Choosing your future career can be a stressful process, but there are resources that can make it easier for you. If you're in school, your college's career center is a great place to start. They'll likely use an online career assessment program to help you identify careers that match your strengths and interests.
These assessments suggest careers for you based on your answers to a series of questions. If you're not in school or unable to access one of these programs, don't worry—you can replicate part of their process on your own to put yourself on the right track. Here are some simple things you can ask yourself to help you decide your career's next steps.
1. What Do You Like To Do?
Try not to overanalyze the question. Don't think about what people have said you're good at, what you majored in during college, or what you think you should like to do. In fact, it might even help to not think about the question in terms of career choice, at least at first. Just ask yourself, plain and simple, "What do I like to do?"
2. What Are You Good At?
Chances are what you're good at and what you enjoy doing are closely related. This, of course, isn't the case for everyone. There are lots of people who are good at things they don't enjoy. If you're one of them, that's OK. Maybe you just need to spend more time thinking about what you enjoy.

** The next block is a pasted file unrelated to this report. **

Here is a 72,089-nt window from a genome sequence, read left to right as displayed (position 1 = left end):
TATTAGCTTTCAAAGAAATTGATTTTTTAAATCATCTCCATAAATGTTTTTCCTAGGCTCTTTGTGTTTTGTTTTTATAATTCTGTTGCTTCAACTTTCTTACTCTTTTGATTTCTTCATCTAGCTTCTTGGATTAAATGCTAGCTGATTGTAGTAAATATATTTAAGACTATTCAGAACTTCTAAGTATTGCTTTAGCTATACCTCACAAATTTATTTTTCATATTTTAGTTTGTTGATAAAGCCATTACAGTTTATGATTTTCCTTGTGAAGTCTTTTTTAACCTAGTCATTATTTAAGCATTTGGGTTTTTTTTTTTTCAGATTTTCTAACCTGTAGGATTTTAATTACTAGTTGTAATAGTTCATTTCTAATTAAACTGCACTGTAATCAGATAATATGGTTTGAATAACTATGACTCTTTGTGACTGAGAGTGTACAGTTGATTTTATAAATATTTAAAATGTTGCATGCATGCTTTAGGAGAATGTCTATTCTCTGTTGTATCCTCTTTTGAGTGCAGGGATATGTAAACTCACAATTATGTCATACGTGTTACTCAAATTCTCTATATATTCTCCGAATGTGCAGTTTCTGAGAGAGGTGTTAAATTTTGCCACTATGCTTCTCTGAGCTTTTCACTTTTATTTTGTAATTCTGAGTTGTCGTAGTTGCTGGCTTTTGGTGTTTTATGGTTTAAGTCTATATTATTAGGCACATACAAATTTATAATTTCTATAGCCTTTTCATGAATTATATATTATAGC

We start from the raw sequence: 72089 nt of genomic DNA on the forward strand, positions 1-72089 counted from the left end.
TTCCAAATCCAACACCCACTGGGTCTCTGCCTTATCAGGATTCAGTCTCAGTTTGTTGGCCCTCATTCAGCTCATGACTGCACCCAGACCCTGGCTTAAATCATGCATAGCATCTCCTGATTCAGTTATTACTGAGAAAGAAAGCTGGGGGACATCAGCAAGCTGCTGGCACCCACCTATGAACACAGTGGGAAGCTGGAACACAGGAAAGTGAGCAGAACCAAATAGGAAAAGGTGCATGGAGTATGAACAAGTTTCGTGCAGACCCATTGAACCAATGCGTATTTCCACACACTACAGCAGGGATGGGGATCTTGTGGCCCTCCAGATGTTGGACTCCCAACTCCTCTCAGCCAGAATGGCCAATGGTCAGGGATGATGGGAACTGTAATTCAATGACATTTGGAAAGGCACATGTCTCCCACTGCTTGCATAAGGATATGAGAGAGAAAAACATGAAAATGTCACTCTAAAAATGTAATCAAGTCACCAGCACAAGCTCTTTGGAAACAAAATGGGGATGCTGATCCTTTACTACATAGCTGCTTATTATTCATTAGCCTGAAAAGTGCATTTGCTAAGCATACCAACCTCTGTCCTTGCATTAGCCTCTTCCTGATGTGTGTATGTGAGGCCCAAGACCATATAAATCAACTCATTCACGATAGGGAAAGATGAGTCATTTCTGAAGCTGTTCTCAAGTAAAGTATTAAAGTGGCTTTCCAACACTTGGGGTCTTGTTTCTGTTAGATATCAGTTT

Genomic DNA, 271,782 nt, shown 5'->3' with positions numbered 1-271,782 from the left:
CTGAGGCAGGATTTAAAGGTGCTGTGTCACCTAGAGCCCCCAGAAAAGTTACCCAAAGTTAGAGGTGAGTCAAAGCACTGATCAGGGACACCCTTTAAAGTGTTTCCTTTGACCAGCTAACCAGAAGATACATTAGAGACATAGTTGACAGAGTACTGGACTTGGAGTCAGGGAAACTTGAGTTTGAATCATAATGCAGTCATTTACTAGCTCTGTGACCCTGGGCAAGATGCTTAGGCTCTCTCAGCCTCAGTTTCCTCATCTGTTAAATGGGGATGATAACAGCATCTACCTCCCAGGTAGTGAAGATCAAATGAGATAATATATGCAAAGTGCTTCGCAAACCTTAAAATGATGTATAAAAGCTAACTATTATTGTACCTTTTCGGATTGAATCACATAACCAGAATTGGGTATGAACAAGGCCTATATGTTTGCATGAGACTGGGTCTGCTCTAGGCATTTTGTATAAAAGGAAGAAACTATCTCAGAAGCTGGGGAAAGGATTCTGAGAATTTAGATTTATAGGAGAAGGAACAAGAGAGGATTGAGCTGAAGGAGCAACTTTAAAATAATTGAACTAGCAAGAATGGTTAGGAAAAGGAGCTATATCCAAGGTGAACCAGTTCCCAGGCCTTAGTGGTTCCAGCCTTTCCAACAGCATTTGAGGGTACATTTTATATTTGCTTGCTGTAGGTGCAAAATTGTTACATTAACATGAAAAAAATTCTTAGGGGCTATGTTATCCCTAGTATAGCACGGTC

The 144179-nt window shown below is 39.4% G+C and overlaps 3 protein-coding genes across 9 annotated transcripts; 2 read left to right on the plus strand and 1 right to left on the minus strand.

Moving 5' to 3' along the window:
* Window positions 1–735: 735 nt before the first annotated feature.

3. How Much Money Do You Want To Make?
There's no shame in wanting a career in which you can make a lot of money. As studies have shown, money can indeed make you happy—to a point, anyway.
By the same token, money isn't everything. If you think you'd be happier doing something you truly love and not making all that much money, that's a good thing that can help guide you to the right career for you.
4. What Kind Of Work Environment Best Suits You?
Your work environment can encompass everything from location (small regional office, big city, somewhere in between) to what style of work you think you'd like. Do you want flexible hours and deadlines or something more regular—like a 9-to-5 job with fixed deadlines? Do you want to travel for work? How well do you deal with stress? Do you need lots of social interaction with colleagues or clients? Do you even want to be in an office?
Right now, you certainly don't need answers to all these questions—or even any of them. They are just guides to help you get started. There are plenty of other ways to explore your career options.
Another way to explore potential career paths is to go to job fairs. They're great opportunities to learn everything you can about jobs that might be interesting to you. You'll also be able to ask people who work in the field specific questions about their jobs.
The Bottom Line
No matter how you go about finding your career path, the most important thing is to keep it all in perspective. Your choice won't be set in stone. Most people change careers several times during their lives, and there's a good chance you could be one of them. So focus on a career that makes you happy now, and worry about the future later.